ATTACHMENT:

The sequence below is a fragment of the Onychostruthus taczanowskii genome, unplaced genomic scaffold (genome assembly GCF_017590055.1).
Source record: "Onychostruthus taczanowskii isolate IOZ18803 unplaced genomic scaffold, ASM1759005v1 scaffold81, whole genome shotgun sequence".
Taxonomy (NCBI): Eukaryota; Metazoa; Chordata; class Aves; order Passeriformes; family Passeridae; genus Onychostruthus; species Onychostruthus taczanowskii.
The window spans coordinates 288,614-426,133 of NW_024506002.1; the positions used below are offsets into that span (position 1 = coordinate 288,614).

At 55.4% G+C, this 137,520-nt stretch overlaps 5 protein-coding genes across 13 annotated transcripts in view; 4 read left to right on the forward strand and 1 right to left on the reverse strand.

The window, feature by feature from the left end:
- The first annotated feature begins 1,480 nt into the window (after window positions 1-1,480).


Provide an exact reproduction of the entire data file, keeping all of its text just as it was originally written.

The sequence below is a fragment of the Onychostruthus taczanowskii genome, unplaced genomic scaffold (genome assembly GCF_017590055.1).
Source record: "Onychostruthus taczanowskii isolate IOZ18803 unplaced genomic scaffold, ASM1759005v1 scaffold81, whole genome shotgun sequence".
Taxonomy (NCBI): Eukaryota; Metazoa; Chordata; class Aves; order Passeriformes; family Passeridae; genus Onychostruthus; species Onychostruthus taczanowskii.
The window spans coordinates 288,614-426,133 of NW_024506002.1; the positions used below are offsets into that span (position 1 = coordinate 288,614).

At 55.4% G+C, this 137,520-nt stretch overlaps 5 protein-coding genes across 13 annotated transcripts in view; 4 read left to right on the forward strand and 1 right to left on the reverse strand.

The window, feature by feature from the left end:
- The first annotated feature begins 1,480 nt into the window (after window positions 1-1,480).